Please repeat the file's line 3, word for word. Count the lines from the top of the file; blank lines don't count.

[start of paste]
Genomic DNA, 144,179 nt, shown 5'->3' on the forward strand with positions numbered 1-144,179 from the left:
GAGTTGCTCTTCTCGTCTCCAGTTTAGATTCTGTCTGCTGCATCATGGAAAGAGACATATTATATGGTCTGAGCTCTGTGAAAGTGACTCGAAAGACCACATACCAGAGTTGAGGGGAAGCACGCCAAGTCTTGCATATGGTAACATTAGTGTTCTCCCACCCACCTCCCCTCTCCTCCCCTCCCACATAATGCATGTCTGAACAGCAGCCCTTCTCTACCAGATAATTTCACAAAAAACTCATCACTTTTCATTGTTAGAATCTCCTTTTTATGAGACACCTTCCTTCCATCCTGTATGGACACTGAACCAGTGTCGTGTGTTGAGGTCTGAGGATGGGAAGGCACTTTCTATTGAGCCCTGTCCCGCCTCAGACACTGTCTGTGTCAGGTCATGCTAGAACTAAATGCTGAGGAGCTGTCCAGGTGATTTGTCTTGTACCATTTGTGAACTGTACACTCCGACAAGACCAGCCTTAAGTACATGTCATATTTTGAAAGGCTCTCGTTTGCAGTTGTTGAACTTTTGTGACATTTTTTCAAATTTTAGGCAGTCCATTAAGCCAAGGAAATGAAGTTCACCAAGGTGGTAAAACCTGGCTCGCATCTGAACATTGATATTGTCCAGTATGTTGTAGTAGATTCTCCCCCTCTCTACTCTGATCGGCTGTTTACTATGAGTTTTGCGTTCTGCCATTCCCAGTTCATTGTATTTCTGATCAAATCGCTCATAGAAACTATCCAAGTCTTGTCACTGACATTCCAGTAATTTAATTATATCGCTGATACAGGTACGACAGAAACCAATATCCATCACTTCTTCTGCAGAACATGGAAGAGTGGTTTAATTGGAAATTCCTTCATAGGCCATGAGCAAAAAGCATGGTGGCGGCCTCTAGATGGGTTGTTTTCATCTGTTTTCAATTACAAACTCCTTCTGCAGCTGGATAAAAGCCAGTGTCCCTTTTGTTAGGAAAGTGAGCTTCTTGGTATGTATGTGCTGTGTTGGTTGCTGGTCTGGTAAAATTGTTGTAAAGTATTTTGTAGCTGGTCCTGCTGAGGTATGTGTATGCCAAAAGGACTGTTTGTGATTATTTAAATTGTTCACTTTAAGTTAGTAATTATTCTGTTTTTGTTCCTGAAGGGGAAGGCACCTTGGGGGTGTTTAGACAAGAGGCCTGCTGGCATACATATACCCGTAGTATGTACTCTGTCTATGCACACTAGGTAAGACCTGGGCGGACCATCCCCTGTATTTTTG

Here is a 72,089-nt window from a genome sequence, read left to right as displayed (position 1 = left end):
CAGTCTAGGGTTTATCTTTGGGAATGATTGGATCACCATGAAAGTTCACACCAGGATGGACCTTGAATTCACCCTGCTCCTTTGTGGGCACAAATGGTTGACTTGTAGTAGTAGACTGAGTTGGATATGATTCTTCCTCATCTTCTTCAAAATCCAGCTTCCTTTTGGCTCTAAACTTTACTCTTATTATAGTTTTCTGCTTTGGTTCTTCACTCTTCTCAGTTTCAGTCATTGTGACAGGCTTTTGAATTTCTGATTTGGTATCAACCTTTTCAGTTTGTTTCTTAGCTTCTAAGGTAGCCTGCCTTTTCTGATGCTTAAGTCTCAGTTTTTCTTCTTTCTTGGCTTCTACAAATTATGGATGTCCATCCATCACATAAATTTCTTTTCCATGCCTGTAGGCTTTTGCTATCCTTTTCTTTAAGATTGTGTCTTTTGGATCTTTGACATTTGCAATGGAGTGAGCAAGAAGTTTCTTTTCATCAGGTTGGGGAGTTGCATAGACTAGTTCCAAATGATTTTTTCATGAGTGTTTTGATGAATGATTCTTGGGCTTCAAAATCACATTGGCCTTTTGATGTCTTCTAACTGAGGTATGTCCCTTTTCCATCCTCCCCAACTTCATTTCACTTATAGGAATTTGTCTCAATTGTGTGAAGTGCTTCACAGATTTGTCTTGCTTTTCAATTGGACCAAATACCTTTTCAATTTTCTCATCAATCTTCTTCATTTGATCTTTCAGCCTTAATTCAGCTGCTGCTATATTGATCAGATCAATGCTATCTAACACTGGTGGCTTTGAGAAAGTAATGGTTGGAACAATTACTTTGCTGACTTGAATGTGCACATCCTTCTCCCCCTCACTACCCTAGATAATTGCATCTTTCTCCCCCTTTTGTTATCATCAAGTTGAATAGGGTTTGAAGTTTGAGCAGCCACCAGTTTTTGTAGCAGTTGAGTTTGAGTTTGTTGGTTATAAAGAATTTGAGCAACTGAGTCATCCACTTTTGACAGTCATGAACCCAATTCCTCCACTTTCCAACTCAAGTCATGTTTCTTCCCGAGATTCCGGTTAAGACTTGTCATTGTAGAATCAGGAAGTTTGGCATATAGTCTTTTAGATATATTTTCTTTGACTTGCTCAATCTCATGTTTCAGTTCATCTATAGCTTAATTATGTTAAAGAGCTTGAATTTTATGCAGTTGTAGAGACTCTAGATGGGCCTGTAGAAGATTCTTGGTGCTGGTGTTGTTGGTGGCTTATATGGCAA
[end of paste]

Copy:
Here is a 72,089-nt window from a genome sequence, read left to right as displayed (position 1 = left end):